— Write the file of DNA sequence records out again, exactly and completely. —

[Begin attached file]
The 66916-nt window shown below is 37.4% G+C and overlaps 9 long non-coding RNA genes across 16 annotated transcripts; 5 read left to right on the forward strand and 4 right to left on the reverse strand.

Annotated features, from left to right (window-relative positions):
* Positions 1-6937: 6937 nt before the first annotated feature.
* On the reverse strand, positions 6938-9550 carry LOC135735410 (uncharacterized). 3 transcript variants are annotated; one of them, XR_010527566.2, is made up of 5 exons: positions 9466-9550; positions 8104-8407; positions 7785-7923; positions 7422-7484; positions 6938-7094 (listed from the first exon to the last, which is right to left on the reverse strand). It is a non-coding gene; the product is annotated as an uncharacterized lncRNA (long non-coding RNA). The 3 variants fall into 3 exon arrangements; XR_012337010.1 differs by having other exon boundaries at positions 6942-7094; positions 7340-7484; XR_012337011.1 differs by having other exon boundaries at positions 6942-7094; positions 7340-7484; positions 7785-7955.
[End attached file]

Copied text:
The 66916-nt window shown below is 37.4% G+C and overlaps 9 long non-coding RNA genes across 16 annotated transcripts; 5 read left to right on the forward strand and 4 right to left on the reverse strand.

Annotated features, from left to right (window-relative positions):
* Positions 1-6937: 6937 nt before the first annotated feature.
* On the reverse strand, positions 6938-9550 carry LOC135735410 (uncharacterized). 3 transcript variants are annotated; one of them, XR_010527566.2, is made up of 5 exons: positions 9466-9550; positions 8104-8407; positions 7785-7923; positions 7422-7484; positions 6938-7094 (listed from the first exon to the last, which is right to left on the reverse strand). It is a non-coding gene; the product is annotated as an uncharacterized lncRNA (long non-coding RNA). The 3 variants fall into 3 exon arrangements; XR_012337010.1 differs by having other exon boundaries at positions 6942-7094; positions 7340-7484; XR_012337011.1 differs by having other exon boundaries at positions 6942-7094; positions 7340-7484; positions 7785-7955.